If a company you do business with does not report to at least one of the three national credit bureaus, contact the company and ask that your good record be included in your credit report. Also, some companies that report on-time or late payments may not report the maximum credit available.

The ratio of credit used to credit available factors into your score.

If you use credit wisely and do not spend to the maximum limit, you deserve the benefit of this positive data. If companies you do business with refuse to report to one or more of the credit bureaus and/or do not report the maximum credit available, take your business elsewhere.

And let them know why you are moving on.

Companies who lose customers because of their irresponsible business practices need to hear from you.

3. Filing for bankruptcy can knock as much as 200 points off your credit score if your credit score is high.

Filing for bankruptcy is a serious decision. Proceed carefully, and only after talking to a legal professional.

4. Max out your credit cards.

Points are given or taken away based on the amount of available credit used.

Certainly, using the maximum amount on your credit card and paying only the minimum each month can lower your score. But, using a large percentage of your available credit each month, even when you pay the bills faithfully, can detract points if you are carrying a high balance at the time your credit history is scored.

Maxing out your credit cards can knock off anywhere from 20 up to 120 points off your credit score.

A good rule of thumb is to never carry credit card balances that are more than 25% of your total credit card limit.

Do You Know What Your Credit Score Is?

If your FICO credit score is 750 or above, you are considered to be an excellent credit risk and should not have a problem obtaining credit and will likely be offered financing at the lowest available rate.

Your goal should be to obtain a 750 or higher FICO credit score so that you can save thousands on mortgage and car loans and credit cards.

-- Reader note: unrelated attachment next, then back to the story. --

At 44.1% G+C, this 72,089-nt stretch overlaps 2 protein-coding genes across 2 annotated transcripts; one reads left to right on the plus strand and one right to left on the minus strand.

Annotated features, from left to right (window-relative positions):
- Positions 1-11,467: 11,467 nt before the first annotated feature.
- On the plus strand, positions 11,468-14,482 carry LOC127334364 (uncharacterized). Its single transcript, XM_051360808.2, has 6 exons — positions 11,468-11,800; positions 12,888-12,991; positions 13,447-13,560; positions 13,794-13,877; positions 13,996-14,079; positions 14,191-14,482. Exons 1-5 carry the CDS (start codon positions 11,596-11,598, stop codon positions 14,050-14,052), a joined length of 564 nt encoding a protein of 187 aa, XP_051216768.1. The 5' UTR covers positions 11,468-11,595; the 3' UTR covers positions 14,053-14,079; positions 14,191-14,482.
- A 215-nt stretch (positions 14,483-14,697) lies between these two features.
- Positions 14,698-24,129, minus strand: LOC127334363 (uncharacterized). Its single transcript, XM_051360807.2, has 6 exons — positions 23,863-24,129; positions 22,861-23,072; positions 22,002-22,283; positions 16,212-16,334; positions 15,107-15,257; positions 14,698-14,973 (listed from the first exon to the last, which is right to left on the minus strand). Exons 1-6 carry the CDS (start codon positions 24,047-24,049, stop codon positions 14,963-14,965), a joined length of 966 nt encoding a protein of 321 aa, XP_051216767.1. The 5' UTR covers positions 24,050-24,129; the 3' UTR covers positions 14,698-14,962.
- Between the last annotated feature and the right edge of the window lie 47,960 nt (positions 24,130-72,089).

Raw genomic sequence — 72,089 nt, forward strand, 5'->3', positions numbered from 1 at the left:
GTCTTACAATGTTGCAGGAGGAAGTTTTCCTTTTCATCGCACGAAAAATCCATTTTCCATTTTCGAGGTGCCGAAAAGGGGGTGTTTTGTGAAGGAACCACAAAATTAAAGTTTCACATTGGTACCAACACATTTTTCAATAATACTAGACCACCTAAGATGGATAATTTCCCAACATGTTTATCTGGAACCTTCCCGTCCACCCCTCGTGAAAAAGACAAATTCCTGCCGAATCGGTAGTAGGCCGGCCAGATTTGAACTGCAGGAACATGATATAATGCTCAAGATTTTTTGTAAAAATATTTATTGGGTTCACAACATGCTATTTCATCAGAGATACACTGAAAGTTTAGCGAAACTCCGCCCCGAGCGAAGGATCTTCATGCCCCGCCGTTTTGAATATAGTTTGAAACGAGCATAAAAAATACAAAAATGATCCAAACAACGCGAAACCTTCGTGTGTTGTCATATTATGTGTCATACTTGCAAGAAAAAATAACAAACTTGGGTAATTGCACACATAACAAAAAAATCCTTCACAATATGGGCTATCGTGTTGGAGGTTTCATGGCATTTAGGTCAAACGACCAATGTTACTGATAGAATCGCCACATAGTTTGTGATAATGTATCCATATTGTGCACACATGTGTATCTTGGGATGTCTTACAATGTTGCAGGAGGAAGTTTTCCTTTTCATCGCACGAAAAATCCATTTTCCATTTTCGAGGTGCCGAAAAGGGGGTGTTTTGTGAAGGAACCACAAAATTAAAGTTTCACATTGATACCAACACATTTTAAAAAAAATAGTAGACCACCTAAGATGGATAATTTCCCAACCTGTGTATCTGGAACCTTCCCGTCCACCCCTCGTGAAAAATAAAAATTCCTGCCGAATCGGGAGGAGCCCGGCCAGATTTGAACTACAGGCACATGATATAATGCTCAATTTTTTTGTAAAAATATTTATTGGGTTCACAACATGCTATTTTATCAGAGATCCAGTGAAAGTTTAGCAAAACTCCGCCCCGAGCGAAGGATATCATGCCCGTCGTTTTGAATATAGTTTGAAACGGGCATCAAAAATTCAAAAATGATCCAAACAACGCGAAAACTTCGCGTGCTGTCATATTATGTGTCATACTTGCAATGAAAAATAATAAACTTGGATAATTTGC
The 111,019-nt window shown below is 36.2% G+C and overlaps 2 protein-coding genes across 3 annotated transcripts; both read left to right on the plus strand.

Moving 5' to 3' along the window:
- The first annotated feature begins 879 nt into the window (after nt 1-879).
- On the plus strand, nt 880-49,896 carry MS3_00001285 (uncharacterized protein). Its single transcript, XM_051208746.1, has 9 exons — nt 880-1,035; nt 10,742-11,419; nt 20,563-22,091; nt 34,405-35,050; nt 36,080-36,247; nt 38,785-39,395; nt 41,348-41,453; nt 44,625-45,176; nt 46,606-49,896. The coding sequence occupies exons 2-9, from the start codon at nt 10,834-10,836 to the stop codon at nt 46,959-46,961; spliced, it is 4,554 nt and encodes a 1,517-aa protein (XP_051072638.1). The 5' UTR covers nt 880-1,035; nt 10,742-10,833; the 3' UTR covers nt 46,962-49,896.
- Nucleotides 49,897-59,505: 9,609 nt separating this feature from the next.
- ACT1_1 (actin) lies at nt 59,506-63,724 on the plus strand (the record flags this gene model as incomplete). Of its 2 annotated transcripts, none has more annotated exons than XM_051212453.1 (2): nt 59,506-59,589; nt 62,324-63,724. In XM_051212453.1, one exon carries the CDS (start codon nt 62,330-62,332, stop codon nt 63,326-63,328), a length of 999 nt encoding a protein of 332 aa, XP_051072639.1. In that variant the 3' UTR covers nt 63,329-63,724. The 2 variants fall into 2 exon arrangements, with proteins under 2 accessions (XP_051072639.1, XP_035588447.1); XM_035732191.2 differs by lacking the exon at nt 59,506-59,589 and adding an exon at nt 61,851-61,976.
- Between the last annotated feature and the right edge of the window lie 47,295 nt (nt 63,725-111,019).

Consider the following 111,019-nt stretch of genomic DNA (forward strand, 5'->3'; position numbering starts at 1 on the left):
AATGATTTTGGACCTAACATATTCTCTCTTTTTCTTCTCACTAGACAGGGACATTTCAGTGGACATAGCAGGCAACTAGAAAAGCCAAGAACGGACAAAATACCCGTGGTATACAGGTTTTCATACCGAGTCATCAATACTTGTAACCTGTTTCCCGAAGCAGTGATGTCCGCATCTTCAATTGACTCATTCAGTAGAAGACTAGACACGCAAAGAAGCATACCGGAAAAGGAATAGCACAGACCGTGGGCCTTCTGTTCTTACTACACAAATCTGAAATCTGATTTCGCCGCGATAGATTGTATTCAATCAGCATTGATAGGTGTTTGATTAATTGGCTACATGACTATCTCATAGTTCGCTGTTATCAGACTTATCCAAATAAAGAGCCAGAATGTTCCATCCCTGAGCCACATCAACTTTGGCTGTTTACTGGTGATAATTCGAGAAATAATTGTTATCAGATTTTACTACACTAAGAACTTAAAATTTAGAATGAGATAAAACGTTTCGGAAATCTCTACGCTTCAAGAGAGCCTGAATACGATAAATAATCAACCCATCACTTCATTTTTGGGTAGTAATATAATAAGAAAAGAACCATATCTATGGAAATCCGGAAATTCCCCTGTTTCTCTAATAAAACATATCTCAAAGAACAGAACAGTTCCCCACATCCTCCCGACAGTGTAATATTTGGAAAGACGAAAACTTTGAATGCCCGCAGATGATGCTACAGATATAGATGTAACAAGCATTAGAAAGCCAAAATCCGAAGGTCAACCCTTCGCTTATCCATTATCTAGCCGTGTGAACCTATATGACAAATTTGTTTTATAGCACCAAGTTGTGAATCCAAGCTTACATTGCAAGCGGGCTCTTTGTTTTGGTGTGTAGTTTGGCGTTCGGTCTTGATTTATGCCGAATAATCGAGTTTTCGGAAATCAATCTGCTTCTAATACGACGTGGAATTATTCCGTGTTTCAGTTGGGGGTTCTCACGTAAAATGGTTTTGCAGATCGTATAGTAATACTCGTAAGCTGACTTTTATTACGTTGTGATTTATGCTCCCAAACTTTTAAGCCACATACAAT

How to Order Your FICO® Credit Score

The market for “scoring products” is now big business.

A simple Internet search using the words “credit score” reaps millions of sites. Many of these sites sell packages of credit products that can include not only credit scores but also credit reports, credit monitoring services, and identity theft insurance.

Some searches may even lead you to fraudsters whose aim is not to sell you a credit score but rather to steal your personal information. The best way to purchase your score is through one of the national credit bureaus.

The national credit bureaus are:

You can also purchase your score if you order your free credit report through the official online source established by the FTC for this purpose. The official website is: www.annualcreditreport.com/cra/index.jsp

The credit bureaus also offer a stand-alone score.

You may purchase an educational score, now required by FACTA, or the official FICO score through the credit bureaus.

You can also purchase your FICO score through the Fair Isaac website at www.myfico.com. Scores purchased through the Fair Isaac site come only as a package, requiring the additional purchases of credit reports or monitoring services.

The editorial content on this page is not provided by any of the companies mentioned and has not been reviewed, approved or otherwise endorsed by any of these entities. Opinions expressed here are the author's alone.Additionally, the opinions of the commenters are not necessarily the opinions of this site